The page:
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By Tricia Chandler, PhD, Adjunct Faculty, College of Social and Behavioral Sciences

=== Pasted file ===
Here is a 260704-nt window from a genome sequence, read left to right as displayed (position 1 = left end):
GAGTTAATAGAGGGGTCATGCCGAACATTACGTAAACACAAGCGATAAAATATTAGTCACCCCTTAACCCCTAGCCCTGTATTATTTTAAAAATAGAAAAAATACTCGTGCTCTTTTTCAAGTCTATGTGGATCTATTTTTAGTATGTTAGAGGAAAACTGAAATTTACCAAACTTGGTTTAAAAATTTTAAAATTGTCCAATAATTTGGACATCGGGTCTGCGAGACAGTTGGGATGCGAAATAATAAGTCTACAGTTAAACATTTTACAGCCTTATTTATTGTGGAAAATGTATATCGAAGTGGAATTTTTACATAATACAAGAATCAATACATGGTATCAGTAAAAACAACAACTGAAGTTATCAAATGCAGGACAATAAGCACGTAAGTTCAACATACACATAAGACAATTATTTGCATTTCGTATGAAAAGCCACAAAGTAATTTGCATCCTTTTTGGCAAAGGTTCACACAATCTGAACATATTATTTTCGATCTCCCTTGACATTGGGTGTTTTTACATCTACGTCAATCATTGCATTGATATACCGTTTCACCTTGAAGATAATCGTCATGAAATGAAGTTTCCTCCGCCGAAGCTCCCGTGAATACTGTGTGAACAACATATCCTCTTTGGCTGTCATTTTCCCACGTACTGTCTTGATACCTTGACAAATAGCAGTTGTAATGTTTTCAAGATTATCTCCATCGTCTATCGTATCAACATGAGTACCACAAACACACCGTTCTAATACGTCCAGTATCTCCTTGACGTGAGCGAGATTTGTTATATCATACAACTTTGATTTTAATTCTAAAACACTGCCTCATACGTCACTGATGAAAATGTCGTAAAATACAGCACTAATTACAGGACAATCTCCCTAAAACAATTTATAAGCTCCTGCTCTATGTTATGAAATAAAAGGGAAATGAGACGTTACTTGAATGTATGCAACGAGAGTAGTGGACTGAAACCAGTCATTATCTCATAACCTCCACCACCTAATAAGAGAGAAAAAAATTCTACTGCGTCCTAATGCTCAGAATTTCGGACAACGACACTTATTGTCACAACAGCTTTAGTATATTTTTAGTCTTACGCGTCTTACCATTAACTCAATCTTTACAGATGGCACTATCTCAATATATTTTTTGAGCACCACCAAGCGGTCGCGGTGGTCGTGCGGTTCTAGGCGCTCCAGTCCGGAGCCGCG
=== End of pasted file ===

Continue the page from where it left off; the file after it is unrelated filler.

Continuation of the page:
Childhood sexual abuse (CSA) has been defined as the experience of any unwanted sexual abuse of a person under age 18 perpetrated by someone at least 5 years older than the victim. Current statistics reflect that as many as 25–45% of girls and 5–10% of boys under age 18 have been sexually abused, though it is unclear whether the higher numbers observed today are the result of better reporting or an actual increase in the incidence of sexual abuse. Also, the much lower statistics for males may reflect even less reporting by that gender. Current CSA research finds that CSA is associated with diminished self-worth, mood disorders, impaired coping strategies, interpersonal problems, and sexual problems. Research has emphasized that the psychological and behavioral effects of sexual abuse often continue into adulthood and affect many areas of functioning. How do people heal from childhood sexual abuse? How do mind-body-spirit modalities contribute? These questions are critical because CSA is common and damaging.Children who have been repeatedly traumatized show signs of distinct alterations in consciousness, including dissociation, depersonalization, flashbacks, nightmares, disorientation, difficulties with attention regulation, and sensorimotor development disorders. These consciousness symptoms are common to posttraumatic stress disorder (PTSD), and the syndrome of CSA can be explained within the context of PTSD. CSA survivors typically carry these symptoms into adulthood and are also at higher risk for adulthood mood disorders, suicidal ideation, substance abuse, obesity, sexual promiscuity, sexually transmitted diseases, and domestic violence. Childhood trauma interferes with neurobiological development and, as a result, is linked with physiological dysregulation and increased risk for chronic health problems such as heart disease, cancer, stroke, diabetes, skeletal fractures, and liver disease in adult survivors. When child victims of CSA do receive mental health services, typical diagnoses include anxiety, depression, phobic disorders, disruptive behavior disorders, and attention deficit disorders.Integrative Treatment ProtocolsIntegrative therapies, such as art therapy, journaling, equestrian therapy, massage, Reiki, acupuncture, homeopathy, yoga, guided imagery, meditation, and positive affirmations, are associated with positive outcomes for CSA survivors in addition to traditional psychotherapy. Spiritual practices, in particular, are believed to increase resiliency in CSA survivors. Unfortunately, some integrative therapies fall outside of the definition of mainstream psychotherapeutic treatment and are not often covered by insurance. In 1998, Martin Seligman—then acting president of the American Psychological Association—proposed a new cognitive psychology called Positive psychology that is based on a wellness model that studies human strength, resilience, and optimal human functioning throughout life. Positive psychology shifted focus from a preoccupation with mending what has been damaged to building an attitudinal foundation that can weather the difficulties that naturally come along in life. Positive psychology is about developing a strong sense of well-being, optimism, contentment, and faith that allows an individual to see life from a perspective of hope rather than despair, which contributes to resiliency in the face of misfortune and tragedy. Mindfulness-based cognitive approaches are a departure from traditional, cognitive-behavioral treatment. Cognitive-behavioral therapy includes a clear goal of changing negative behaviors and thinking patterns, whereas mindfulness practice suggests that clients observe their thoughts as impermanent and refrain from evaluating them. ACT, mindfulness-based stress reduction, and dialectical behavior therapy all show promise as therapies that may support women with CSA histories to focus on strategies that support improved health.Resilience has been defined as good life outcomes in people who have experienced serious threats to their development and has been associated with stable characteristics such as well-being, optimism, faith, wisdom, creativity, self-control, morality, gratitude, forgiveness, and hope. Resiliency theory research has examined the factors that help people grow as a result of adversity, and is a meta-theory that encompasses many theories across varied academic disciplines. The common idea is that all living things have innate energy or resilience and that the energy drives the individual from survival to self-actualization may be called God, chi, spirit, or resilience.Resiliency inquiry developed from identifying and considering the characteristics of survivors that have lived in high-risk situations. The first wave of resiliency inquiry identified the internal and external qualities that enable people to cope and grow despite high-risk circumstances. The second wave of resiliency inquiry defined the process of coping and what factors aided development of protective factors. The third wave of research in resiliency assisted the discovery of what drives a person toward self-actualization and applying reintegration of resiliency after adversity has been encountered. Maslow (1971) called transpersonal psychology the Fourth Force in psychology, implying an understanding of psyche that goes beyond ego and re-embraces the concept of psychology as the study of the soul. “In resilience theory, soul refers to the whole, integrated being of an individual with one’s transpersonal nature, or human spirit, as the primary guiding force of the system” (p. 315). Integrative healing techniques that are newer to mental health treatment, but are finding efficacy in treating the whole person include: acupuncture, homeopathy, art therapy, dance/movement therapy, eye movement desensitization and reprocessing therapy (EMDR), massage therapy, Reiki, somatic therapies, and mindfulness training. Survivors of CSA have routinely endorsed the need for holistic and integrative therapies that address all the underlying issues and symptoms related to sequel of abuse. Individualized treatment that addresses the whole person appear to regain resilience over time, when that treatment includes methods of integrating mind-body wisdom, learning and practicing mindfulness and breath techniques, and a variety of creative outlets, that lead to development of appropriate coping methods, find meaning and purpose in their lives, and eventually incorporating self-forgiveness and integrating their past abuse over time. Survivors have pointed the way to research that may lead to better protocols of healing modalities for other trauma survivors and eventually to education that may lead to better prevention and intervention strategies to break the cycle of CSA for future generations.ReferencesChandler, P. (2010). Resiliency in healing form childhood sexual abuse. ProQuestDissertations. Maslow, A. (1971). The farther reaches of human nature. New York, NY: Viking Press.